Wednesday, January 30, 2008

The People have Spoken!

The poll results are in, and Little Rock wins (see graph of results below). I have forwarded the results of the poll to Jeffrey A. Golden, M.D., president of the American Association of Neuropathologists for his consideration. Thanks to everyone who participated!

Monday, January 28, 2008

New Edition of Greenfield's Neuropathology to be issued this spring

According to Amazon.com, the new edition of Greenfield's Neuropathology (a two-volume set with accompanying CD) is scheduled to come out April 25, 2008. You can pre-order this, the most comprehensive of neuropathology textbooks, on Amazon for $599 by following this link:
http://www.amazon.com/Greenfields-Neuropathology-Set-CD-Book/dp/0340906820/ref=pd_bbs_sr_1?ie=UTF8&s=books&qid=1201543368&sr=8-1
Dr. David N. Louis of Mass General in Boston is one of the authors.

Friday, January 25, 2008

Urgent Bulletin to Neurologists about patients working with the heads of pigs!

The CDC has sent out an urgent notice to be on the lookout for patients who work in pig processing plants complaining of pain, numbness, and tingling in the extremities. In the fall of 2007, clinicians at the Mayo Clinic in Rochester, Minnesota notified the Minnesota Department of Health of an unusual cluster of 12 patients with inflammatory neuropathy among workers at a pork processing plant in Minnesota. An initial investigation has revealed that they all have worked in the same area of the plant where the heads of the pig are processed. Additional patients have been identified in Indiana, among workers in a similar plant. At this point an etiologic agent has not been identified.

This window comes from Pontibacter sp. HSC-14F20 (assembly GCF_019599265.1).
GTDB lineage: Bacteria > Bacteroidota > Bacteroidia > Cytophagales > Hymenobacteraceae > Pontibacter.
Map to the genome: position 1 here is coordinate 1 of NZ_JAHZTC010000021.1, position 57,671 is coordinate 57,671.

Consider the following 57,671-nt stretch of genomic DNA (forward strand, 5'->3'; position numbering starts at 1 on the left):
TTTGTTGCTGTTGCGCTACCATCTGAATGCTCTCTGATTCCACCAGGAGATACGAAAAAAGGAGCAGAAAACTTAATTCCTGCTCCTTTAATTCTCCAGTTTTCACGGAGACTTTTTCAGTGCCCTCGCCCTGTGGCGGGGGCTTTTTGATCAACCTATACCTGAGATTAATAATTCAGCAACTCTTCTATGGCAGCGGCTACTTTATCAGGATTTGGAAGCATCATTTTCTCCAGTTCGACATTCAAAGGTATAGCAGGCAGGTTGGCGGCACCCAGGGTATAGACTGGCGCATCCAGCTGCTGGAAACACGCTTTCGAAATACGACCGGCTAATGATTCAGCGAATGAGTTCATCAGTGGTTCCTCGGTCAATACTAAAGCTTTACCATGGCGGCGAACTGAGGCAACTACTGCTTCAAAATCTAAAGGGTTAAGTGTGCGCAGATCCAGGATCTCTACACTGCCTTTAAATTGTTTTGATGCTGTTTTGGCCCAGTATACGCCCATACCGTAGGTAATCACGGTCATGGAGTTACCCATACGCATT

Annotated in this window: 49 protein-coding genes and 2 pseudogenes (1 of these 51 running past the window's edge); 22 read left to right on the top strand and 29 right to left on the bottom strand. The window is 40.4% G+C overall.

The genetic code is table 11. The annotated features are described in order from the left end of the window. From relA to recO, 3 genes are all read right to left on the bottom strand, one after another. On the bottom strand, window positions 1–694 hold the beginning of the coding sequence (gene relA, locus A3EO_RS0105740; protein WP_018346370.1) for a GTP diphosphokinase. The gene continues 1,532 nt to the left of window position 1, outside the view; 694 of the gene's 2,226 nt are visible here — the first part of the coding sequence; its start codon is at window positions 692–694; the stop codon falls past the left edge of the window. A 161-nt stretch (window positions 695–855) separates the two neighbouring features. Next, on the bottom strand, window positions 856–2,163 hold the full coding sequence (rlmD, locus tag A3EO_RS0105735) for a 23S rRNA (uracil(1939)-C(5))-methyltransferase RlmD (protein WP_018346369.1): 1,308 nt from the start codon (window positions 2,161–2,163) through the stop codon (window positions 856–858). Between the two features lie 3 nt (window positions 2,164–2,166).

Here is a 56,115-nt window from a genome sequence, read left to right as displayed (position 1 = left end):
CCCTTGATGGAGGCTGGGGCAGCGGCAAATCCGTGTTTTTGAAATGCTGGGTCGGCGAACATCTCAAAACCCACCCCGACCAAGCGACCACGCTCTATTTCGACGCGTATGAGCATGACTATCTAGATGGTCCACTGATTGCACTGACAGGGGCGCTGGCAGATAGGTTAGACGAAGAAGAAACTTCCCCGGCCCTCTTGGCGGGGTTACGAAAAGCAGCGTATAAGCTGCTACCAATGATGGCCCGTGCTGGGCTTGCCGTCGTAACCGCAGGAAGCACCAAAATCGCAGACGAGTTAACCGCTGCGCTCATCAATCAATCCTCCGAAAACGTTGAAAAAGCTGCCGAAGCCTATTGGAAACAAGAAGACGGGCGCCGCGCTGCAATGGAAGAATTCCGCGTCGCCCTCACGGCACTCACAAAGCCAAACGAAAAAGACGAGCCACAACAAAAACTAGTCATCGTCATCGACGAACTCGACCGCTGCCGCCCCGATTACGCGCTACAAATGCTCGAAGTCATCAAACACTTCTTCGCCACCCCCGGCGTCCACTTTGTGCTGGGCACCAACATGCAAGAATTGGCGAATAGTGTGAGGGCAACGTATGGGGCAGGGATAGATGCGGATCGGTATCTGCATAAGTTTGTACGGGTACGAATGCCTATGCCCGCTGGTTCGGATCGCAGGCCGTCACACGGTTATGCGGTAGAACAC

The CDC bulletin reads: “neurologists who have diagnosed patients with peripheral neuropathy, myelopathy, or a mixed clinical presentation of peripheral / central (and, more specifically, myelopathic) involvement in persons with exposure to pig butchering or processing during the past year are asked to report this information to their state health department, and contact the CDC at 770-488-7100.”

Tuesday, January 22, 2008

The Grand Poobah of Rhode Island Neuropathology!

Every so often on neuropathologyblog, I like to profile a prominent neuropathologist. Today’s feature is the illustrious Dr. Edward G. Stopa. Ed got his undergraduate and medical degrees at McGill University in Montreal. After residency in anatomic pathology and neuropathology at Brigham and Women’s Hospital in Boston, where he learned at the knee of people like Dr. Douglas Miller, he served on the faculty at Tufts and SUNY-Syracuse. Finally, he ended up at Rhode Island Hospital, an affiliate of Brown University, where he served as my mentor during my own neuropathology fellowship. I would encourage anyone interested in doing a neuropathology fellowship to look into Dr. Stopa’s program. I would also add that Providence, Rhode Island is quite a nice place to live!

Friday, January 18, 2008

Natural History of vertibrobasilar dolichoectasia

Vertibrobasilar dolichoectasia (VBD) is enlargement, elongation, and tortuosity of the basilar artery. Passero and Rossi have an article in the current issue of Neurology discussing the natural history of this condition. The outcomes from VBD ranges from completely asymptomatic to compression of the brainstem or cranial nerves, obstructive hydocephalus, ischemia in the vertibrobasilar artery distribution, and intracranial bleeds of various kinds. So the natural history depends on the condition at diagnosis and on its evolution. (Source: Passero SG and Rossi S. 'Natural history of verterbrobasilar dolichoectasia' Neurology, Jan 1, 2008. Vol 70, number 1. Pages 66-72).